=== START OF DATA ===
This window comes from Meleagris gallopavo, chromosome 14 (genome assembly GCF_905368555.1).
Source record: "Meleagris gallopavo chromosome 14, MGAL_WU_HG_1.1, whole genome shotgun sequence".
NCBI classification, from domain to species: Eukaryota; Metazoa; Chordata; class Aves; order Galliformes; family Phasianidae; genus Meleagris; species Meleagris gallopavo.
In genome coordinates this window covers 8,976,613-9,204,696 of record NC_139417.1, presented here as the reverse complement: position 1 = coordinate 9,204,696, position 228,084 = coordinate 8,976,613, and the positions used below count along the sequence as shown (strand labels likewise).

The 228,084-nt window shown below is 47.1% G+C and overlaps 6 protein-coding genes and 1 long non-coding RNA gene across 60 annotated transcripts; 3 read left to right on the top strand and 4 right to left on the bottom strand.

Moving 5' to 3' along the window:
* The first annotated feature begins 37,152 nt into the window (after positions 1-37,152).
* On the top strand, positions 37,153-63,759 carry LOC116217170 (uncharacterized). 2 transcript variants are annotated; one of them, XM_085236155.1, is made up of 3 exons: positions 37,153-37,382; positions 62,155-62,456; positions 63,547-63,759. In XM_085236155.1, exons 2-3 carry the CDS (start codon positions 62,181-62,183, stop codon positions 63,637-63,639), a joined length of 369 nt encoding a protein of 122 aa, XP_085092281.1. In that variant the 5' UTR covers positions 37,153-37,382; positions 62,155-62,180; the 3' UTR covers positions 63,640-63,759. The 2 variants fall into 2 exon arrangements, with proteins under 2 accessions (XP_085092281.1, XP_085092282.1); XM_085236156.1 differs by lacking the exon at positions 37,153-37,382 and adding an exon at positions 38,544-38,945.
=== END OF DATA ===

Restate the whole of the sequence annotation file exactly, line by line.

This window comes from Meleagris gallopavo, chromosome 14 (genome assembly GCF_905368555.1).
Source record: "Meleagris gallopavo chromosome 14, MGAL_WU_HG_1.1, whole genome shotgun sequence".
NCBI classification, from domain to species: Eukaryota; Metazoa; Chordata; class Aves; order Galliformes; family Phasianidae; genus Meleagris; species Meleagris gallopavo.
In genome coordinates this window covers 8,976,613-9,204,696 of record NC_139417.1, presented here as the reverse complement: position 1 = coordinate 9,204,696, position 228,084 = coordinate 8,976,613, and the positions used below count along the sequence as shown (strand labels likewise).

The 228,084-nt window shown below is 47.1% G+C and overlaps 6 protein-coding genes and 1 long non-coding RNA gene across 60 annotated transcripts; 3 read left to right on the top strand and 4 right to left on the bottom strand.

Moving 5' to 3' along the window:
* The first annotated feature begins 37,152 nt into the window (after positions 1-37,152).
* On the top strand, positions 37,153-63,759 carry LOC116217170 (uncharacterized). 2 transcript variants are annotated; one of them, XM_085236155.1, is made up of 3 exons: positions 37,153-37,382; positions 62,155-62,456; positions 63,547-63,759. In XM_085236155.1, exons 2-3 carry the CDS (start codon positions 62,181-62,183, stop codon positions 63,637-63,639), a joined length of 369 nt encoding a protein of 122 aa, XP_085092281.1. In that variant the 5' UTR covers positions 37,153-37,382; positions 62,155-62,180; the 3' UTR covers positions 63,640-63,759. The 2 variants fall into 2 exon arrangements, with proteins under 2 accessions (XP_085092281.1, XP_085092282.1); XM_085236156.1 differs by lacking the exon at positions 37,153-37,382 and adding an exon at positions 38,544-38,945.